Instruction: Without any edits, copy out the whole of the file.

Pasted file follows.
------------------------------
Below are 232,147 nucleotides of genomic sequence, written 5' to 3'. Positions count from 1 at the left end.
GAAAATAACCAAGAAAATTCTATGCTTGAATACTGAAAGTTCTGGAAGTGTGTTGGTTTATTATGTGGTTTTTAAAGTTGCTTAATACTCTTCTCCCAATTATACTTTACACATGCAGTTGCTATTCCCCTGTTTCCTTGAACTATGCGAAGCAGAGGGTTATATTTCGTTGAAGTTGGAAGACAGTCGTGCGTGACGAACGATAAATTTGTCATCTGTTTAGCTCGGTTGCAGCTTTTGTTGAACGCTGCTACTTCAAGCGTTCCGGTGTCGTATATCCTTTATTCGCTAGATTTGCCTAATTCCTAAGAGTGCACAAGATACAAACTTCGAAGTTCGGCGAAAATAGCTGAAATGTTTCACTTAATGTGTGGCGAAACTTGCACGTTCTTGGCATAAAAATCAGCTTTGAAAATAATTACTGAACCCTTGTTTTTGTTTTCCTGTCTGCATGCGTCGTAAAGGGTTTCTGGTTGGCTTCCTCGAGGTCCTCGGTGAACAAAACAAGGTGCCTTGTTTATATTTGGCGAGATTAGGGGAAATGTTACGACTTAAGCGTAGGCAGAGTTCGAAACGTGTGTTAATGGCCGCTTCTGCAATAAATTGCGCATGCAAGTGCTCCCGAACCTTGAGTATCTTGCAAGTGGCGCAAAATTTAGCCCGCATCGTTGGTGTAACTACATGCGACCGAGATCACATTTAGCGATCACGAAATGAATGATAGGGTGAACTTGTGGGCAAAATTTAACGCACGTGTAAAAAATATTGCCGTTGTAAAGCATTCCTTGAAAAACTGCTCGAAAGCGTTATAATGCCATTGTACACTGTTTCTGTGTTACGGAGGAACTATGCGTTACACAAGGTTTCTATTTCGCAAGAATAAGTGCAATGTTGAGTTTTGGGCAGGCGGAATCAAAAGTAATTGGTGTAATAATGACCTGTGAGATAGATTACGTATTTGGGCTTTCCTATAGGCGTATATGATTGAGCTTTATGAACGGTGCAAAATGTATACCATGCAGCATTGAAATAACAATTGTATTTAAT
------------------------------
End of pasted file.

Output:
Below are 232,147 nucleotides of genomic sequence, written 5' to 3'. Positions count from 1 at the left end.
GAAAATAACCAAGAAAATTCTATGCTTGAATACTGAAAGTTCTGGAAGTGTGTTGGTTTATTATGTGGTTTTTAAAGTTGCTTAATACTCTTCTCCCAATTATACTTTACACATGCAGTTGCTATTCCCCTGTTTCCTTGAACTATGCGAAGCAGAGGGTTATATTTCGTTGAAGTTGGAAGACAGTCGTGCGTGACGAACGATAAATTTGTCATCTGTTTAGCTCGGTTGCAGCTTTTGTTGAACGCTGCTACTTCAAGCGTTCCGGTGTCGTATATCCTTTATTCGCTAGATTTGCCTAATTCCTAAGAGTGCACAAGATACAAACTTCGAAGTTCGGCGAAAATAGCTGAAATGTTTCACTTAATGTGTGGCGAAACTTGCACGTTCTTGGCATAAAAATCAGCTTTGAAAATAATTACTGAACCCTTGTTTTTGTTTTCCTGTCTGCATGCGTCGTAAAGGGTTTCTGGTTGGCTTCCTCGAGGTCCTCGGTGAACAAAACAAGGTGCCTTGTTTATATTTGGCGAGATTAGGGGAAATGTTACGACTTAAGCGTAGGCAGAGTTCGAAACGTGTGTTAATGGCCGCTTCTGCAATAAATTGCGCATGCAAGTGCTCCCGAACCTTGAGTATCTTGCAAGTGGCGCAAAATTTAGCCCGCATCGTTGGTGTAACTACATGCGACCGAGATCACATTTAGCGATCACGAAATGAATGATAGGGTGAACTTGTGGGCAAAATTTAACGCACGTGTAAAAAATATTGCCGTTGTAAAGCATTCCTTGAAAAACTGCTCGAAAGCGTTATAATGCCATTGTACACTGTTTCTGTGTTACGGAGGAACTATGCGTTACACAAGGTTTCTATTTCGCAAGAATAAGTGCAATGTTGAGTTTTGGGCAGGCGGAATCAAAAGTAATTGGTGTAATAATGACCTGTGAGATAGATTACGTATTTGGGCTTTCCTATAGGCGTATATGATTGAGCTTTATGAACGGTGCAAAATGTATACCATGCAGCATTGAAATAACAATTGTATTTAAT